An interesting thing is happening all across the country, first generation and low-income students are…. not completing the college access process. Often referred to as “Summer Melt” many of these students have been accepted by colleges or are only a few points away on the Compass Exam/ACT/SAT from crossing into the ivory halls. Yet mysteriously many of these students will not end up in a college class this fall, not because of ability but because of a something I call Collegiaphobia.
Working with young adults preparing for another chapter in the academic careers has provided me with an opportunity to see students of different abilities, backgrounds, and fall victim to this little known fear. What is common, however, is that this afflicts quite a few low-income, first generation, and minority students more so than those who are high-income, multi-generational, and majority students. However, it can be felt in communities across cities like Atlanta, Chicago, Charlotte, Nashville, and others where there are communities where a college going culture has not taken root because poverty and simply keeping the lights on is a priority.
Recently two students in Atlanta, that myself and a fellow professional had provided college access assistance to, asked for assistance to enroll into their final college option (they only applied to three colleges whereas I recommend 10). These students never created a list of ten colleges or realistic looked beyond their comfort zone (stay close to home). There were B students with the tools to be successful in college and eligible for grants/scholarships to decrease the cost of their college journey. But when I asked if they took the ACT/SAT and then ask about their scores, I hear the beginning words of fear, which are “I didn’t really study …”.
Having assisted them in finding prep classes and signing up for questions of the day, my response is “You know the word test is in the name right?” It is a challenge to engage the young adult in a candid discussion about something they know and understand as they have taken plenty of tests in their academic lives up to now. They know that preparation and study can help them get the best grade possible. However, the moment they sign up for the test their battle with their fear begins. From there it escalates to missed deadlines, lack of desire to complete applications, frustration with the process itself, resistance to preparation, blaming others in the process, and the fear of standardized anything.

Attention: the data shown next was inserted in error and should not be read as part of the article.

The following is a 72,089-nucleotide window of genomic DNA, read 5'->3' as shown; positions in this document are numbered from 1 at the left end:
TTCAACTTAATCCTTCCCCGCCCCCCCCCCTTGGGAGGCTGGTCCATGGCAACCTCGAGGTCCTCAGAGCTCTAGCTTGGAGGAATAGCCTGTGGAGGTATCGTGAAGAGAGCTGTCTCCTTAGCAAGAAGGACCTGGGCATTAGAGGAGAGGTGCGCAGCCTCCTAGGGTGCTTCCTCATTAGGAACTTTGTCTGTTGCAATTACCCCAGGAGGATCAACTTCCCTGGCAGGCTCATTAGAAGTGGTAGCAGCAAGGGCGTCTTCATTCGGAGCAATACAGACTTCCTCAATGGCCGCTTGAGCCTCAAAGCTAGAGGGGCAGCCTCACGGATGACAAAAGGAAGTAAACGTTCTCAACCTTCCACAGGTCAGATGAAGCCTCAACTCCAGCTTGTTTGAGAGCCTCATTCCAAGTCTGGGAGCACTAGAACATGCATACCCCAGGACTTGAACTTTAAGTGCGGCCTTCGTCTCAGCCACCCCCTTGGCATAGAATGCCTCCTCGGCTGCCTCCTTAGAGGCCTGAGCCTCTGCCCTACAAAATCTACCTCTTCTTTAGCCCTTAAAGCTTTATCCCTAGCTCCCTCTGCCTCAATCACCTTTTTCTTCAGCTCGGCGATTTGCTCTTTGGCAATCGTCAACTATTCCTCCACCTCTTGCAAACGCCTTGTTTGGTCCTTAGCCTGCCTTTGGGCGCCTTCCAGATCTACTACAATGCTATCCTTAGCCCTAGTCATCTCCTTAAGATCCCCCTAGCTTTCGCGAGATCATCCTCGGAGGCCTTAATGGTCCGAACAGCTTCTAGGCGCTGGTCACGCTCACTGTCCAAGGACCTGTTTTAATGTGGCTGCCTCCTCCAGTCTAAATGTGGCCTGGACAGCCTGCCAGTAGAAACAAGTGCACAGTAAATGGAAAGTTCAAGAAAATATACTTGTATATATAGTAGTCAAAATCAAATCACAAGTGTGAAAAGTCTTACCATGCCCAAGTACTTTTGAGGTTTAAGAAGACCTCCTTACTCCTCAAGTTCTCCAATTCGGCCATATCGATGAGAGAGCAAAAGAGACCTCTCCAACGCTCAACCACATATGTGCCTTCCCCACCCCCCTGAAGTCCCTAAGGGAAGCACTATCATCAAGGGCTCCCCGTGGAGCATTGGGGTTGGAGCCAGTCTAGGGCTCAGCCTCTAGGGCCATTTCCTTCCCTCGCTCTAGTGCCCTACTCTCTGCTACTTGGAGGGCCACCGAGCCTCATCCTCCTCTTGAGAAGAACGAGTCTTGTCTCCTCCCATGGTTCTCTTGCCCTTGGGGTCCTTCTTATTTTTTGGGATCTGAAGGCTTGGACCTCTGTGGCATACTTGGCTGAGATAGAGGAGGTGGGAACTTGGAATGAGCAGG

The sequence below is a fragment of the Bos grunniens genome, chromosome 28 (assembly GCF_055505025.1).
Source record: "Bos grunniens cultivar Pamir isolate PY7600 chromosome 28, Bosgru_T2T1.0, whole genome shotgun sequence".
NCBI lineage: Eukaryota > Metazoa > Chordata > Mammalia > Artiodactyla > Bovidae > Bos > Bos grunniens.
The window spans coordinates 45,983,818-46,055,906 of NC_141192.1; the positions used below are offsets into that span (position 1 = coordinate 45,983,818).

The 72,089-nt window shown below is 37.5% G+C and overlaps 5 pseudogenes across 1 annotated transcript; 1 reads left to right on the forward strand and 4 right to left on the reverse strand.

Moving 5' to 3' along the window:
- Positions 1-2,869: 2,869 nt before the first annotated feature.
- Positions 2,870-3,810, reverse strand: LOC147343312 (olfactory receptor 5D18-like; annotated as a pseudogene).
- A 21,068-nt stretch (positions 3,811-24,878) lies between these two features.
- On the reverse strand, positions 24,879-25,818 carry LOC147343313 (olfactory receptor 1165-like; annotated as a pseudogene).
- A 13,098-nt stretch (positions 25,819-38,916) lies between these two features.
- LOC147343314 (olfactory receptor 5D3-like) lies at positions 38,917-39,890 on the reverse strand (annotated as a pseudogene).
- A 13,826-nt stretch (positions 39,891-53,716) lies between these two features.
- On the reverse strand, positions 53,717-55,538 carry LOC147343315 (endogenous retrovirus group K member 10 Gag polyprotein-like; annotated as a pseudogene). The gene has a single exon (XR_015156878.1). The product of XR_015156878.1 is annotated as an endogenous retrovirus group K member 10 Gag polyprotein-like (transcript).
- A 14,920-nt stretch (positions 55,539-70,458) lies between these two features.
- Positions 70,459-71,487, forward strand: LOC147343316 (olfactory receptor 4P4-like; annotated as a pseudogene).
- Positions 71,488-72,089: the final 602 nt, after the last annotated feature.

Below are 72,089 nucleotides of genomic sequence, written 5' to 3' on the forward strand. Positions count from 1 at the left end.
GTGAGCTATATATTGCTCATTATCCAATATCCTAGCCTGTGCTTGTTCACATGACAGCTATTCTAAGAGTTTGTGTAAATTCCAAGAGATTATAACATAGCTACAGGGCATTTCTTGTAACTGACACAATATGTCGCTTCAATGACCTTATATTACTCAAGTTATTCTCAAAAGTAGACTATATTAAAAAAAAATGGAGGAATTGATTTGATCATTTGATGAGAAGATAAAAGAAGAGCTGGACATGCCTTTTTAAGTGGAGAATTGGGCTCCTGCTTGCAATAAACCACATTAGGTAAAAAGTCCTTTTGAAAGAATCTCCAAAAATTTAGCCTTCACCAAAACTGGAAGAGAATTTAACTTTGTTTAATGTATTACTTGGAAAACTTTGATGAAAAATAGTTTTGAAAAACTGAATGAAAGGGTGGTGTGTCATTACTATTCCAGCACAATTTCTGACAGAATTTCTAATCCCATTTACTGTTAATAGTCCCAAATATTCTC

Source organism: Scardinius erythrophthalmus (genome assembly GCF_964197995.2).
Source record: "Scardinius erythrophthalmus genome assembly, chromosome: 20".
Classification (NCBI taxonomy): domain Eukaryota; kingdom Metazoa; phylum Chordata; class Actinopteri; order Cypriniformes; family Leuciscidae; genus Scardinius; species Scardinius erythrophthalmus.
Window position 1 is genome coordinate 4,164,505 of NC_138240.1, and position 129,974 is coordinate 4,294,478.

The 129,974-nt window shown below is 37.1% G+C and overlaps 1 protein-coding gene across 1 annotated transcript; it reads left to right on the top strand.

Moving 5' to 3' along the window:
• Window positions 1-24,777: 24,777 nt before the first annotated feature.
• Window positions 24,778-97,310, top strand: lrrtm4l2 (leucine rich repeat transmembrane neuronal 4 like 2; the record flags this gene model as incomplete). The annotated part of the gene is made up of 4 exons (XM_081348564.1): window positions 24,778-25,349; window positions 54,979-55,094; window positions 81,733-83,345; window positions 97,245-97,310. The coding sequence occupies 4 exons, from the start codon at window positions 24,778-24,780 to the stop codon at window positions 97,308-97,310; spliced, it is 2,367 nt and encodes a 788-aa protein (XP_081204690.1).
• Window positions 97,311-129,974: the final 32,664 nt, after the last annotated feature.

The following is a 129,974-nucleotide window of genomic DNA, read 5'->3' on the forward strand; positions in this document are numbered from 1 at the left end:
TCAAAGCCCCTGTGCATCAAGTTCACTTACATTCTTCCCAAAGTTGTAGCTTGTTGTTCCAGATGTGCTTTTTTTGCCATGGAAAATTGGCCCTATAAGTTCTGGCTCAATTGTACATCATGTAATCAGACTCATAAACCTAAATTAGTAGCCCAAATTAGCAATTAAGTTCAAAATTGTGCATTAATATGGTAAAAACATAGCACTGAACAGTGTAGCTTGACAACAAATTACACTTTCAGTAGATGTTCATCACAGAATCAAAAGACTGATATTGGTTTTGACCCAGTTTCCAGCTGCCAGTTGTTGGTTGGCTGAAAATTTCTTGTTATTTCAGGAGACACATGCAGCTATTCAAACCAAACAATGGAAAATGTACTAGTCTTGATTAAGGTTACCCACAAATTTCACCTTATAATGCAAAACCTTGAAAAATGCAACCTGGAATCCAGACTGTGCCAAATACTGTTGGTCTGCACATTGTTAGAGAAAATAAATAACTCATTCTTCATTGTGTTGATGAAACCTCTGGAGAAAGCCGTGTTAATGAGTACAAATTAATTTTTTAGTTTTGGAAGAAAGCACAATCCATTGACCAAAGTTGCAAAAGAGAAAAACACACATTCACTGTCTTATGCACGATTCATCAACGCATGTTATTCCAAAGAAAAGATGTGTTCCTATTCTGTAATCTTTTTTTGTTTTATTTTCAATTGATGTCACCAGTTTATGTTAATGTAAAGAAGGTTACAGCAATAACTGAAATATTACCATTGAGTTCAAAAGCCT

“Summer Melt” is described as a phenomenon that affects low-income, first generation students in the summer before college. However, it is my position that “Summer Melt” is the culmination of the fears that began when they registered for their first highest stakes standardized test for college. Self-doubt of ones abilities, fear of the unknown, fear of walking down a path alone, fear of personal growth, fear of losing acceptance, fear of loss, and fear of rejection occur for several young people along the college access path. Summer Melt is when the student faces the real prospect of change and growth, that the fears overwhelm them and causes them to avoid the college entrance process. These fears can be overcome but many times their combined weight claims another victim.
Then there are those ready to move on, they are the ones who can’t wait for the plane/bus ticket to arrive or get the car packed up for the trip for their next academic and personal adventure. These are the ones where college wasn’t an option or it was their ticket to a different trajectory in life. They are not without similar fears that manifest themselves in diverse ways but have developed the ability to accept their fears, which emboldens them to move beyond them.
When they all walk through the doors the first time as a student of an institution of higher education, they overcome much that is not merely physical but psychological. Faces light up as they embark on a new journey with new possibilities. However, those fears are only dormant a may rise again to create challenges of persistence and completion that the young people have not developed the tools to address. We must recognize that Collegiaphobia is real and that it is time for colleges and the college access community to recognize it.
William Teasley, HGEI
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A blog for those working to refine the college access pipeline, create more opportunities to nurture future change agents, and mitigate the gaps.